Berliner Zeitung lauds Tranströmer as Nobel Prize laureate while bemoaning the general state of¬† poetry and cheap romantics. Neue Zürcher Zeitung wonders how remote Iceland could have developed such a flourishing early book culture. Magyar Narancs is hopeful that Hungary's recent political disasters are helping to sharpen the slogans of reform. In L'Espresso, Umberto Eco continues to barb Berlusconi with thinly veiled references to Napoleon. Philsopher Javier Goma Lanzon prefers pious lies to misanthropic honesty in Babelia. And La Regle du Jeu sings the praises of the Coucou de Rennes.
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Magazine Roundup

Tuesday 27 September, 2011

We are pleased to announce the return of our weekly Magazine Roundup! Le Monde complains that the left is anything but. Hedonistic and unemployed, Polish youth are becoming like their western counterparts, says Polityka. Eurozine asserts that Gulag literature is not only the territory of the author-eyewitness. In L'Espresso, Umberto Eco takes a stand for Italian universities, which annoy Berlusconi. Berliner Zeitung actually sat quite comfortably through the new stage production of Jonathan Littel's Holocast novel "The Kindly Ones" in Berlin. And Telerama reviews the atheist documentary of Tunisian filmmaker Nadia El Fani.
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Magazine Roundup

Tuesday 21 December, 2010

The Chronicle claims that when Wagner deployed melodic combinations he was actually summoning up sexual positions. Polityka wonders how to get the Polish film industry back on its feet. Segregation existed before multiculturalism, Nepszabadsag reminds us. The New Republic explains why French is new Ancient Greek. Wikileaks is dictatorial, declares La regle du jeu. The book is becoming a community in time for Christmas, according to the Guardian. And Science Fiction is still alive, Salon says, as yesterday's tomorrow rolls to a close.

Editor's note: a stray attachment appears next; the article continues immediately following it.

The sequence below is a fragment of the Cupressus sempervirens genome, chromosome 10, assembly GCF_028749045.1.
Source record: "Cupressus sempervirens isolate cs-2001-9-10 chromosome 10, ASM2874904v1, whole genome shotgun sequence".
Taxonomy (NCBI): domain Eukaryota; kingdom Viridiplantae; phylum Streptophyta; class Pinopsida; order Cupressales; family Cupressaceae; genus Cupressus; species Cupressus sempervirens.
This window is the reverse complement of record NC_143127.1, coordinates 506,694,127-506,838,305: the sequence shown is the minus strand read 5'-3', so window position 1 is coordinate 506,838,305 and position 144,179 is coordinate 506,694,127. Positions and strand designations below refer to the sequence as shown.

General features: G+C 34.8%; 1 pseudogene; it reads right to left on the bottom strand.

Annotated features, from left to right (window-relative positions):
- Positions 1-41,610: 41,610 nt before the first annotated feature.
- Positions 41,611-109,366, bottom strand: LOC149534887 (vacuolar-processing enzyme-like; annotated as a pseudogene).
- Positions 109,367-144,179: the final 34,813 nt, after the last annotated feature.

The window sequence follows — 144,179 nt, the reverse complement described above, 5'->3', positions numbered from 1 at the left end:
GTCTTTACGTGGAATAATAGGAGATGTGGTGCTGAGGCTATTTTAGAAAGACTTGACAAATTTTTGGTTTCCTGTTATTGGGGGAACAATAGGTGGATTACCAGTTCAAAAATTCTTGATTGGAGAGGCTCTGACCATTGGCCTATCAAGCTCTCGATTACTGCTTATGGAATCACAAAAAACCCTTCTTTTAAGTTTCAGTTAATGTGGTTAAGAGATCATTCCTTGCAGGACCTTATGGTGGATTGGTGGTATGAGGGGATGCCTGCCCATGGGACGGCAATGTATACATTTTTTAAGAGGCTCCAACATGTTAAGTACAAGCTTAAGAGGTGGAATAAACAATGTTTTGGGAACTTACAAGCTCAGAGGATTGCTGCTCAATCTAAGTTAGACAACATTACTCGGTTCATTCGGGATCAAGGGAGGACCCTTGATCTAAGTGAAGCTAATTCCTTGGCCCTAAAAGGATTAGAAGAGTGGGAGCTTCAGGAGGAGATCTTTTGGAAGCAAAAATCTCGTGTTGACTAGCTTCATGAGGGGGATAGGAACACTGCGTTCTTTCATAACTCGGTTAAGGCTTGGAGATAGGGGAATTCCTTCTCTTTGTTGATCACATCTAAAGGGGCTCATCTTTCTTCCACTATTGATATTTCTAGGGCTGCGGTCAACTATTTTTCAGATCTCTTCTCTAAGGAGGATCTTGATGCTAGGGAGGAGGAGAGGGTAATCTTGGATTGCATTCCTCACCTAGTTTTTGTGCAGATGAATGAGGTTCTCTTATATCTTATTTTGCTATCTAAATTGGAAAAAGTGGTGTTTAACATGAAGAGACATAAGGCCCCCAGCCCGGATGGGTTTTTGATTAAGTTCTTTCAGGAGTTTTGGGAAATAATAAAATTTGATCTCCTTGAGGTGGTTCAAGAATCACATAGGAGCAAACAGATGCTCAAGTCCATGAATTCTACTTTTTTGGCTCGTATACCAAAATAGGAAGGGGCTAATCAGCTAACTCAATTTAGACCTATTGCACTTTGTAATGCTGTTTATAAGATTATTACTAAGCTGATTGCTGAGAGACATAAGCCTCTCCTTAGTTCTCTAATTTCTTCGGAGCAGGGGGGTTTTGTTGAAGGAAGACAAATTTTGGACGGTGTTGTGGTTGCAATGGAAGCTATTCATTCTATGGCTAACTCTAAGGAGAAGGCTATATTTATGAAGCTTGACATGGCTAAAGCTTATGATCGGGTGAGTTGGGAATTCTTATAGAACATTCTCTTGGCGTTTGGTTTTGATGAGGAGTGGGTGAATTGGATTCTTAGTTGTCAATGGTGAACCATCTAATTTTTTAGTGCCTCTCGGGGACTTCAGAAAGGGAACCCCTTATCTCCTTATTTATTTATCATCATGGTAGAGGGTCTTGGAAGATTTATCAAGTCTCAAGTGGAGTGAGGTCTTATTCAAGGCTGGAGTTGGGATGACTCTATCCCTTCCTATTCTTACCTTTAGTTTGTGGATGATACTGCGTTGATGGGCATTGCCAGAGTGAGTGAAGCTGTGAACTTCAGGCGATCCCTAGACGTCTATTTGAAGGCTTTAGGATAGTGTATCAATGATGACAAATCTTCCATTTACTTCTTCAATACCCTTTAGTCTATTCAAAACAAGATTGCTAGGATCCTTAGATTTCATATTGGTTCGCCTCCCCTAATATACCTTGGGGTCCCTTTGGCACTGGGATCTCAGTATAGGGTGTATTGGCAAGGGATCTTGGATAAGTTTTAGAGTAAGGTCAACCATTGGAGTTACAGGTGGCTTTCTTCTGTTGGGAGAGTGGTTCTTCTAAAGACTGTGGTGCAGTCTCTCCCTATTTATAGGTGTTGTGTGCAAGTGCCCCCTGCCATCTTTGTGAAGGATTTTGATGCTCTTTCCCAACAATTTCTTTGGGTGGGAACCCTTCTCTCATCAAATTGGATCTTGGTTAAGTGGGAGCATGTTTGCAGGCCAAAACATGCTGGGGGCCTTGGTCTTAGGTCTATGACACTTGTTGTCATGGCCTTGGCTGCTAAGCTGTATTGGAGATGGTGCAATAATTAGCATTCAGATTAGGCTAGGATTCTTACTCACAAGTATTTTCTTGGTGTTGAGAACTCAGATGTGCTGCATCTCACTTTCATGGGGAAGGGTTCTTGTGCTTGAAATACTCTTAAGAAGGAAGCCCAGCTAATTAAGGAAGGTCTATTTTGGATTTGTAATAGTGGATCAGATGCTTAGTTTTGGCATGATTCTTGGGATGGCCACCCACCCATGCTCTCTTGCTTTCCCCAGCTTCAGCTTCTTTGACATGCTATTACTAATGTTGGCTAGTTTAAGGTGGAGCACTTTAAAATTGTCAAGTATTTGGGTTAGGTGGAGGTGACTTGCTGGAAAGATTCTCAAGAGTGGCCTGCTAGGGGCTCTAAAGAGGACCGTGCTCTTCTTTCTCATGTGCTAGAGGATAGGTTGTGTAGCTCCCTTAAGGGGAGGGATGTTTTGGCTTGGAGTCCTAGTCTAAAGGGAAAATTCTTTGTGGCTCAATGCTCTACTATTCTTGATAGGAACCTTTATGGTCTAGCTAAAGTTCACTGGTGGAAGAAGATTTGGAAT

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Magazine Roundup

Tuesday 14 December, 2010

The Nation reminds us that whistleblowers are hated when they are right. El Espectador favourably compares gringo diplomats with Alvaro Uribe. Salon.com reviews a history of information industries. In the LRB, John Lancaster tells the newspapers what and whom we want to read online. Europe is going mestizo announces French philosopher Sami Nair in Lettre. In OpenDemocracy the writer Uladzimier Arlou outlines Belarussian fears. In Salon.eu.sk, Andrey Dynko prepares for Lukashenko 4.0.
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Magazine Roundup

Tuesday 7 December, 2010

TeaserPicIn Eurozine, Tomas Kavaliauskas and Ivaylo Ditchev search for the Lithuanian and Bulgarian identities. The Economist observes the universe going round in circles in the mind of Roger Penrose. Elet es Irodalom explains why its front page was blank last week. OpenDemocracy explains how personality rights are being used in Russia to stop historians doing their job.
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Magazine Roundup

Tuesday 30 November, 2010

Russian TV doesn't broadcast news but state PR, proclaims journalist Leonid Parfyonov, live on Russian TV (and OpenDemocracy). In the Hungarian HVG, Agnes Heller calls¬† conservative liberals to the barricades. The Guardian reads Vasily Grossman and Houellebecq's poetry. In Rue89, Emmanuel Todd fears the onset of senile democracy. In Literaturen, theologian Gerd Lüdemann outs Jesus as a exorcist. The New Yorker has its eye on the latest status symbols.
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Magazine Roundup

Tuesday 23 November, 2010

What constitutes good literary sex? asks the Independent. Al Ahram feels strangely at home in Michael Haneke's "White Ribbon". The New York Review of Books finds out how to flog more nappies to grannies. In Clarin, Horacio Bilbao finds out why the songs of Mercedes Sosa were retroactively re-privatised. Newsweek listens to Chinese love songs with the singer Zhu Zhequin. Polityka divides Poland down the middle. Rue89 watches "The Wire" in Marseilles. Tim Berners-Lee makes a stand for the free Internet.
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Magazine Roundup

Tuesday 16 November, 2010

In Walrus, Dave Cameron recounts the time travels of his cancer-afflicted father. The Nation reads Gal Beckerman's engaging history of Soviet Jewry. Tehelka explains why India's elderly poor live in fear of their own children. What can we expect of a translation, asks Julian Barnes in the LRB. Prospect discovers that Rupert Murdoch has been distracting Iranians from revolution with his trashy soap. John Updike tells Guernica  how to steal.